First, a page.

For the first time in my young life, my drawing skills didn’t pay the bills, and she broke up with me over the summer. I was so heartbroken that I devised a plan to master the guitar and return to school with such gusto that she simply would HAVE to see the error of her ways. I pulled an old guitar of my mother’s out of the closet and started to pluck away at it, and what came was not mastery but a release. A door was opened.

I immediately started to record myself and build songs the way I would build a drawing. This was a new way to create, a new way to dream awake and build cheap poetry to soothe my aching. The act of songwriting and playing an instrument became inextricably bound forever in my heart. Predictably, two months of feeble guitar playing and a little heartbreak did not make me the master I envisioned, and when we returned to school, the damsel was unimpressed. Only the songwriting (and my braces) remained.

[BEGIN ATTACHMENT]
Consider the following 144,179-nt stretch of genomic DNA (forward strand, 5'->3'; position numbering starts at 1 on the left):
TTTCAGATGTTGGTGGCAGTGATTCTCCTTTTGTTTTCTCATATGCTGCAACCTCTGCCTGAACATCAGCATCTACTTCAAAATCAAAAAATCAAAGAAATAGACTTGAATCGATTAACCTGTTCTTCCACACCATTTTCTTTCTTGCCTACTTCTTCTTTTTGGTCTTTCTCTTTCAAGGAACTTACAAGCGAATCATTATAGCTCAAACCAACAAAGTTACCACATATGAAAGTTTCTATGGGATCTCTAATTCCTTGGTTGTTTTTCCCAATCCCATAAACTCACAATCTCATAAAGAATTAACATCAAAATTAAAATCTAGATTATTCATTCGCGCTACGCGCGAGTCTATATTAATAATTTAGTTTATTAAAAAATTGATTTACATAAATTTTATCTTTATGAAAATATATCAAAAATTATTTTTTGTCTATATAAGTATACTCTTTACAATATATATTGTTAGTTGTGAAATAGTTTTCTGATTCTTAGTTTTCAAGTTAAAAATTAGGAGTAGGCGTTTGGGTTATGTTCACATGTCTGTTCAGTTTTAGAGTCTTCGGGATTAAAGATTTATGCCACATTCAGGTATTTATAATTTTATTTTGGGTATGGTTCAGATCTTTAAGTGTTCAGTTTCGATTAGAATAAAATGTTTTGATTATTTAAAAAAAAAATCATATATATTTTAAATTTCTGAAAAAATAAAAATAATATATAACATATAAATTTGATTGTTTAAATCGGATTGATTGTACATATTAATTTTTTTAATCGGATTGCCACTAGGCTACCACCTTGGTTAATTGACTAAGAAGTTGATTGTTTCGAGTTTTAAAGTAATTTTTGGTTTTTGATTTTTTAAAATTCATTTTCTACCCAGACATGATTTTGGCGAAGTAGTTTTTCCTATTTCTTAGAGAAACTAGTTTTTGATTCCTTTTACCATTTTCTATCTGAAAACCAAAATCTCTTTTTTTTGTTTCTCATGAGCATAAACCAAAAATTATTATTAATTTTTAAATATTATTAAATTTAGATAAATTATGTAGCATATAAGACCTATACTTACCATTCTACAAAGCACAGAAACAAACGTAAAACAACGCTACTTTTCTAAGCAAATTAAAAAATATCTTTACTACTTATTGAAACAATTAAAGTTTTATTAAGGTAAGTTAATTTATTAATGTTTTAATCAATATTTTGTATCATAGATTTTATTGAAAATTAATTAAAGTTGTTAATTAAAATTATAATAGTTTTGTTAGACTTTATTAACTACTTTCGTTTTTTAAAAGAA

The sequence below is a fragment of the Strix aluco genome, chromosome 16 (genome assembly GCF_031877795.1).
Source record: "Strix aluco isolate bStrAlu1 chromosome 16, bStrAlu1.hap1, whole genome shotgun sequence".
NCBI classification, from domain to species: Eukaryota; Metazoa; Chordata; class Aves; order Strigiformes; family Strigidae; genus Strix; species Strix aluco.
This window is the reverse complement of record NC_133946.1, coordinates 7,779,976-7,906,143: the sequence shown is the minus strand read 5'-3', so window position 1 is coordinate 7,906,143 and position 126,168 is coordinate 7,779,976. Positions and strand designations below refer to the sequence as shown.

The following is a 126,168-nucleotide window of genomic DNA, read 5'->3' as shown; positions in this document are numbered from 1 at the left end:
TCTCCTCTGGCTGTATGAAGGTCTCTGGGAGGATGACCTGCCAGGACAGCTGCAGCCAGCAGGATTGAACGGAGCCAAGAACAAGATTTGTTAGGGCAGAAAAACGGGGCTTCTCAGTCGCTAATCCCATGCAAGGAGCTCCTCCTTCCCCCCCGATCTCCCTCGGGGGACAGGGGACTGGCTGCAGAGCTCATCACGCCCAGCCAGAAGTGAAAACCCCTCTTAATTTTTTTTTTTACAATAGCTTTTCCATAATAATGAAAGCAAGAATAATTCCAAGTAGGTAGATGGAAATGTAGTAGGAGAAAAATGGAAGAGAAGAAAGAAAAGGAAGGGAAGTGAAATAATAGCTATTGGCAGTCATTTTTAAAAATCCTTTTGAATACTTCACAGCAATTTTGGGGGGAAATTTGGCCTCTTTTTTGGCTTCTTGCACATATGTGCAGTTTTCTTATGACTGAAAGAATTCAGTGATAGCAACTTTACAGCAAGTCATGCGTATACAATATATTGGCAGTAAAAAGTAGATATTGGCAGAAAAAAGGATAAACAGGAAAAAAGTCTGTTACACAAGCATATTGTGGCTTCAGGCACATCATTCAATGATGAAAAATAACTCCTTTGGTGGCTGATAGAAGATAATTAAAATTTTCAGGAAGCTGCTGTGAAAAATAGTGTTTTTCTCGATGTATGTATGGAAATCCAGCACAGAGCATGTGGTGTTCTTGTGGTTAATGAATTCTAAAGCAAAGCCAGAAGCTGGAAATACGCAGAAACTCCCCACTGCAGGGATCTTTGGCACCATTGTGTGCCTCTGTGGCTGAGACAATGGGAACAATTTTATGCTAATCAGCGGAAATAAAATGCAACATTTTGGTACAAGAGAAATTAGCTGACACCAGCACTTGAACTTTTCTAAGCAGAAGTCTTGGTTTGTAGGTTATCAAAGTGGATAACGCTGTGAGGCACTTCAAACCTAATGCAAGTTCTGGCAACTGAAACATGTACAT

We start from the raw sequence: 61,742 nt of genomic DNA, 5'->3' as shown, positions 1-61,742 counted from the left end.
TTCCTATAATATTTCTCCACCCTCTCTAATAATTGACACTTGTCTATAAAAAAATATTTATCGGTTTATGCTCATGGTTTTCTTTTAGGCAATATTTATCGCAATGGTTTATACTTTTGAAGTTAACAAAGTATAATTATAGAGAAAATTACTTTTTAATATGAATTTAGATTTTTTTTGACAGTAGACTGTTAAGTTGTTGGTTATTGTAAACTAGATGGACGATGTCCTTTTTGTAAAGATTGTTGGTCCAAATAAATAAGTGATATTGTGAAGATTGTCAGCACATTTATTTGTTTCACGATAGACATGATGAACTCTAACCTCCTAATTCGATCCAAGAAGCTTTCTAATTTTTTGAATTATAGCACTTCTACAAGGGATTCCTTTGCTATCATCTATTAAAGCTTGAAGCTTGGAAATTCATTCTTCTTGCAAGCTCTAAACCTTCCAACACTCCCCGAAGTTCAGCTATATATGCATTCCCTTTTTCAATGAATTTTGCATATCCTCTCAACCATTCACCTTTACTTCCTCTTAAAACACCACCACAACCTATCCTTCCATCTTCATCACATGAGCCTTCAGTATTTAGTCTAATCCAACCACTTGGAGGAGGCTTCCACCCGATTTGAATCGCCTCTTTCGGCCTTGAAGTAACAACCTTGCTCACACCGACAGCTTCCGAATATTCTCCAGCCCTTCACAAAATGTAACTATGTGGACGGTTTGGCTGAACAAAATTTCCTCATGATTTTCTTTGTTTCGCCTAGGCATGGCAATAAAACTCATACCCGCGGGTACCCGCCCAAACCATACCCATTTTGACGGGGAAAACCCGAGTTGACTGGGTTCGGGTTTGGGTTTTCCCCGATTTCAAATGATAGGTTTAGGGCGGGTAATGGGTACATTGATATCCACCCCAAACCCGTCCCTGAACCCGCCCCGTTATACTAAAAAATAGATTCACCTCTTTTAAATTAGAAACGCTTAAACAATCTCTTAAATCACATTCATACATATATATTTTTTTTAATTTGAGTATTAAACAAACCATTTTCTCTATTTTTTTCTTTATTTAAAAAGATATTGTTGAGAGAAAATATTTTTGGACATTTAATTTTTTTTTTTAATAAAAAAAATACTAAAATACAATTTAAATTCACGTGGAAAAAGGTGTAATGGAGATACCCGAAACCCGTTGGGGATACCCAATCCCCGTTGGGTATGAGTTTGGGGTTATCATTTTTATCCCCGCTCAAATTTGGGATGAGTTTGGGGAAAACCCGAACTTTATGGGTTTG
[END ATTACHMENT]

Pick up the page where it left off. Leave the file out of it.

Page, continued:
AS: What do you believe goes into writing a hit song

SG: I’ll let you know when I make one!

I think there are lots of ways to manufacture “pleasurable” music, but a true hit seems to be a perfect storm of intention and situation. Sometimes it’s an earworm created by syllables that you cannot rid yourself from and can only cure by hearing ten million times through tiny speakers in corner stores and car radios worldwide. Sometimes it’s a novelty, a zeitgeist, or a cultural milestone.

Either way, the most satisfying hits feel undeniable, almost like déjà vu. When I feel I’ve written “hits,” there’s an A-HA moment when you catch the rabbit.  Sometimes those hits are small-scale, beautiful and timeless, and then I guess sometimes there’s “(How Much Is) That Doggie in the Window?”…so…beats me.

AS: Have you ever experienced writer’s block and how did you get past it